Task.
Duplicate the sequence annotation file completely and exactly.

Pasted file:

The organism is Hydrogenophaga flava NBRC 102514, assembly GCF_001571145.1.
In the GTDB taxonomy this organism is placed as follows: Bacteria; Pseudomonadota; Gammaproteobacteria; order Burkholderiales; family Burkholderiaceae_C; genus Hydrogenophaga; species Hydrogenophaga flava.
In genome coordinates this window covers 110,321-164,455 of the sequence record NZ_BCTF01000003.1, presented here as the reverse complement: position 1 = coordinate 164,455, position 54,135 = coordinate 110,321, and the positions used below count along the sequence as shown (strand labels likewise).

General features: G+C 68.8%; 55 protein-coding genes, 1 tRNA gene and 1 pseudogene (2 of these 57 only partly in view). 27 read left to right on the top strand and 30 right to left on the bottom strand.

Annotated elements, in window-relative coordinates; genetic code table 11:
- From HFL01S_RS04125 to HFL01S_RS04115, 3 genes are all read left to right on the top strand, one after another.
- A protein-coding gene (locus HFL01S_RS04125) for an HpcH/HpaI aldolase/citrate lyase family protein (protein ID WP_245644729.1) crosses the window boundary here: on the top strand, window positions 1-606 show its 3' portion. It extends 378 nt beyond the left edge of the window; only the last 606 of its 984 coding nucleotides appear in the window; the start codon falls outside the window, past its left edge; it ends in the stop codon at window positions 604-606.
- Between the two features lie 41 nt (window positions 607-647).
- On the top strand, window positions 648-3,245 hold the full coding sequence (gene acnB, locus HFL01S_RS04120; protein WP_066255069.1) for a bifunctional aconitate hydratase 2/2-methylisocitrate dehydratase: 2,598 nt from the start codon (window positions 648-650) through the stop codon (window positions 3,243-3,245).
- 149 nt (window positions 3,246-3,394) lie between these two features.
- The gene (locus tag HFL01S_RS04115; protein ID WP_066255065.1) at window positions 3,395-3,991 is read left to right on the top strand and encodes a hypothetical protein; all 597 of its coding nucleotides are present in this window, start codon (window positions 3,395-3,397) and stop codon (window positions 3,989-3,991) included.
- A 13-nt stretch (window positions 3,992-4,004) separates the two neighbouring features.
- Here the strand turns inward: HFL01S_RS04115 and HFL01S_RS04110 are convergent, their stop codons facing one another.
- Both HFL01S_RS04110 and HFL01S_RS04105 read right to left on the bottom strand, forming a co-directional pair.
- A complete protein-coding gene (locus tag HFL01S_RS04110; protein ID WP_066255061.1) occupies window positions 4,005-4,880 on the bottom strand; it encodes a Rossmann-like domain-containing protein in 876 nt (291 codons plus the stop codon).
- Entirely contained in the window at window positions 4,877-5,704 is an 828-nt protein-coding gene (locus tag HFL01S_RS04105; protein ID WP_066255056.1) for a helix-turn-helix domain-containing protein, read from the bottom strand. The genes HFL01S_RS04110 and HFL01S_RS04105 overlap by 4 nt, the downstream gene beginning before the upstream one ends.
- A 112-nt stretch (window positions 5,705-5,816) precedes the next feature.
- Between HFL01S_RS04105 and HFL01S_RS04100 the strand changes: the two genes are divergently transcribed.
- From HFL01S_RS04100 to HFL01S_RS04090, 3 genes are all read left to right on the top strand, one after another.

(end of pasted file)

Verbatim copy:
The organism is Hydrogenophaga flava NBRC 102514, assembly GCF_001571145.1.
In the GTDB taxonomy this organism is placed as follows: Bacteria; Pseudomonadota; Gammaproteobacteria; order Burkholderiales; family Burkholderiaceae_C; genus Hydrogenophaga; species Hydrogenophaga flava.
In genome coordinates this window covers 110,321-164,455 of the sequence record NZ_BCTF01000003.1, presented here as the reverse complement: position 1 = coordinate 164,455, position 54,135 = coordinate 110,321, and the positions used below count along the sequence as shown (strand labels likewise).

General features: G+C 68.8%; 55 protein-coding genes, 1 tRNA gene and 1 pseudogene (2 of these 57 only partly in view). 27 read left to right on the top strand and 30 right to left on the bottom strand.

Annotated elements, in window-relative coordinates; genetic code table 11:
- From HFL01S_RS04125 to HFL01S_RS04115, 3 genes are all read left to right on the top strand, one after another.
- A protein-coding gene (locus HFL01S_RS04125) for an HpcH/HpaI aldolase/citrate lyase family protein (protein ID WP_245644729.1) crosses the window boundary here: on the top strand, window positions 1-606 show its 3' portion. It extends 378 nt beyond the left edge of the window; only the last 606 of its 984 coding nucleotides appear in the window; the start codon falls outside the window, past its left edge; it ends in the stop codon at window positions 604-606.
- Between the two features lie 41 nt (window positions 607-647).
- On the top strand, window positions 648-3,245 hold the full coding sequence (gene acnB, locus HFL01S_RS04120; protein WP_066255069.1) for a bifunctional aconitate hydratase 2/2-methylisocitrate dehydratase: 2,598 nt from the start codon (window positions 648-650) through the stop codon (window positions 3,243-3,245).
- 149 nt (window positions 3,246-3,394) lie between these two features.
- The gene (locus tag HFL01S_RS04115; protein ID WP_066255065.1) at window positions 3,395-3,991 is read left to right on the top strand and encodes a hypothetical protein; all 597 of its coding nucleotides are present in this window, start codon (window positions 3,395-3,397) and stop codon (window positions 3,989-3,991) included.
- A 13-nt stretch (window positions 3,992-4,004) separates the two neighbouring features.
- Here the strand turns inward: HFL01S_RS04115 and HFL01S_RS04110 are convergent, their stop codons facing one another.
- Both HFL01S_RS04110 and HFL01S_RS04105 read right to left on the bottom strand, forming a co-directional pair.
- A complete protein-coding gene (locus tag HFL01S_RS04110; protein ID WP_066255061.1) occupies window positions 4,005-4,880 on the bottom strand; it encodes a Rossmann-like domain-containing protein in 876 nt (291 codons plus the stop codon).
- Entirely contained in the window at window positions 4,877-5,704 is an 828-nt protein-coding gene (locus tag HFL01S_RS04105; protein ID WP_066255056.1) for a helix-turn-helix domain-containing protein, read from the bottom strand. The genes HFL01S_RS04110 and HFL01S_RS04105 overlap by 4 nt, the downstream gene beginning before the upstream one ends.
- A 112-nt stretch (window positions 5,705-5,816) precedes the next feature.
- Between HFL01S_RS04105 and HFL01S_RS04100 the strand changes: the two genes are divergently transcribed.
- From HFL01S_RS04100 to HFL01S_RS04090, 3 genes are all read left to right on the top strand, one after another.